Examples of some programs that are rapidly gaining recognition are music, digital arts,
accounting, biology, nursing, and teacher preparation.
     "We will work with our deans and faculty to further identify academic areas that have
demonstrated excellence," he said. "We have the technology in place, we've recruited the faculty,
and we're building the facilities that provide these programs with the infrastructure they need to
attract top notch students from anywhere in the world," he added.
     Moffett said the university is working to expand its partnerships with area school systems
and its teacher preparation program, already one of the largest in the state, by enhancing its
alternative teacher certification program. The program, which provides education courses via the
Internet, is financed in large part through a $1.8 million federal allocation awarded last year.
     "Over the next 10 years, Louisiana and most other states are facing severe shortages in
qualified teachers in our elementary and secondary school classrooms," Moffett said. "But it's not
enough to simply train more teachers. Too many of our teachers are leaving the profession within
the first few years of teaching. We are challenging our faculty to work with area school systems
to develop a recognized model of mentoring and professional development services that new
teachers need to survive the rigors of entering the profession."
     Moffett said cultural activities sponsored by Southeastern are also expected to expand,
when the university takes possession next year of the renovated Columbia Theatre for the
Performing Arts in downtown Hammond. Built in 1928, the once-abandoned 900-seat theater has
undergone a total $5.5 million renovation and will be the premier performing arts facility of its
type on the north shore.
     He said the Columbia fills a real void in the region and provides Southeastern with a
valuable venue for Fanfare, the university's month long celebration of the arts held every fall. "In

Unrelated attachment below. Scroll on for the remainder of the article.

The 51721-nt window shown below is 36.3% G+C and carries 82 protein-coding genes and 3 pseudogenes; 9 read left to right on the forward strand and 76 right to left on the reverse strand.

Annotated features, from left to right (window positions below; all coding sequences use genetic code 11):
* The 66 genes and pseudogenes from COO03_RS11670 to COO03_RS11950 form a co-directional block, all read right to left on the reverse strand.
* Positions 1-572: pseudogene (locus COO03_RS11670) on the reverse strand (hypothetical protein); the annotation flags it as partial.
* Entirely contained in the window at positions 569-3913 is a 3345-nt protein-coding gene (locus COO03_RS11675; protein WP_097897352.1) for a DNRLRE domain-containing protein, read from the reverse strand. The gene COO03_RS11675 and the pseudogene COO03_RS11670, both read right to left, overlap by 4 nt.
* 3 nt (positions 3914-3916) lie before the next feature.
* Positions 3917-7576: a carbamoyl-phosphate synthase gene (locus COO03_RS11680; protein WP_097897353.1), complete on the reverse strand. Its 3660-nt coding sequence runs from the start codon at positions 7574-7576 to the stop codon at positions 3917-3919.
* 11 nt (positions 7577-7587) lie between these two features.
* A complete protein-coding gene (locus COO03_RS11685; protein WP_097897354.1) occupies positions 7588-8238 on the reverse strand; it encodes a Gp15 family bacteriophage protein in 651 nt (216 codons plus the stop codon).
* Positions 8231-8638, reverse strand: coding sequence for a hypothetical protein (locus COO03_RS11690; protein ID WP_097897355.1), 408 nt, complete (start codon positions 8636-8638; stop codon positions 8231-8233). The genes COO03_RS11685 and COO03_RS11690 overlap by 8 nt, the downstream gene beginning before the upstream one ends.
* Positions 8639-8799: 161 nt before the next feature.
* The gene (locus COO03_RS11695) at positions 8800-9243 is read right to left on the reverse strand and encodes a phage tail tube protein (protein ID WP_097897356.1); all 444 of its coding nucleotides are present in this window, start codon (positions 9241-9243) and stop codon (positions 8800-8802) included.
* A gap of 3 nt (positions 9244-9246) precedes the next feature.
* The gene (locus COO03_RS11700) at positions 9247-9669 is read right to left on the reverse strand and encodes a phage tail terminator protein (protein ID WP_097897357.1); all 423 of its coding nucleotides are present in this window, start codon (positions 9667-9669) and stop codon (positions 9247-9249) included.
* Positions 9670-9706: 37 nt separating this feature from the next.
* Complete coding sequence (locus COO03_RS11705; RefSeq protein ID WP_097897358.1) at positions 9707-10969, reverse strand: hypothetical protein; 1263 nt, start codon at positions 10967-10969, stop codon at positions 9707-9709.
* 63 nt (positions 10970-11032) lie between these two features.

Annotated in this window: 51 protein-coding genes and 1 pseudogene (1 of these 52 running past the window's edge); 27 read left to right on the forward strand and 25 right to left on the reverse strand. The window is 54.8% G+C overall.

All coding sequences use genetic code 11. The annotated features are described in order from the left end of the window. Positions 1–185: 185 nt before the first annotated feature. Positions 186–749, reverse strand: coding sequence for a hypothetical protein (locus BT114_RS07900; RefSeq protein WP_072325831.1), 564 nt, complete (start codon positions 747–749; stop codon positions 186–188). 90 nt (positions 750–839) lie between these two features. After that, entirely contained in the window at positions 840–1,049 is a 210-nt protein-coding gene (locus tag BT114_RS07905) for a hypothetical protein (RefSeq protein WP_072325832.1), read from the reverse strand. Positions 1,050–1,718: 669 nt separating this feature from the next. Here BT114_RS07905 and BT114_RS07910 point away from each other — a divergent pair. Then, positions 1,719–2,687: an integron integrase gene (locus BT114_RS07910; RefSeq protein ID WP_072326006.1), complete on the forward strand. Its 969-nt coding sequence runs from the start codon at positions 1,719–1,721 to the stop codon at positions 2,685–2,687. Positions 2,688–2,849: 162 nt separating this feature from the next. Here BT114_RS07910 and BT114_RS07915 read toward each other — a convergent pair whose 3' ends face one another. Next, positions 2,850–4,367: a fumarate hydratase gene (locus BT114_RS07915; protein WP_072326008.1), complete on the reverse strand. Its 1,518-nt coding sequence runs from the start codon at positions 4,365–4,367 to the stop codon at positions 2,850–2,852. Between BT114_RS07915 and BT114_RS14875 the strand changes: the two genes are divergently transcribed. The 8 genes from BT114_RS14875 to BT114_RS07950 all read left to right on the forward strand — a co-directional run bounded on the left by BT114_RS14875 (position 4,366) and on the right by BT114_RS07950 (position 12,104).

addition, through an agreement between Southeastern and the Louisiana Philharmonic Orchestra,
the Columbia will serve as the north shore home for the LPO," he said. "The facility will also
host a wide range of musical, theatrical, dance and other cultural events."
     Moffett said Southeastern - which has an estimated economic impact on the region of
more than $270 million per year - plays a significant role in economic development, a role he
anticipates will expand even more in the next several years. The university operates a Small
Business Development Center, handles an increasing number of incumbent worker training
programs in cooperation with the State Department of Labor, and is planning to implement a
Center for Workforce and Economic Development.
     "The talent at Southeastern must be shared with area businesses and entrepreneurs to
further the appropriate development of the north shore and Florida Parishes," Moffett said.
"Southeastern is located in the heart of the fastest growing area of the state, and it's our role to
play a major part in that growth.
     A native of Jonesboro, La., Moffett began his career in education in 1969 as a teacher in
Jackson Parish following his graduation that year from Louisiana Tech University in Ruston. He
earned a master's degree in education from Northwestern State University in Natchitoches, a
doctoral degree from Louisiana State University, and completed studies at Harvard University's
Institute for Educational Management.
     Moffett is a former member of the Board of Directors of the American Association of
University Administrators and the Board of Examiners of the National Council for Accreditation
of Teacher Education, the nation's foremost accrediting organization of teacher preparation
programs. He served on the Louisiana Blue Ribbon Commission on Teacher Quality and the
Louisiana Board of Regents Electronic Learning Committee. Active in the Hammond Chamber
of Commerce, Moffett is a member of the City of Hammond's 2020 Commission and has served
the Tangipahoa Area United Way as campaign chairman and board member.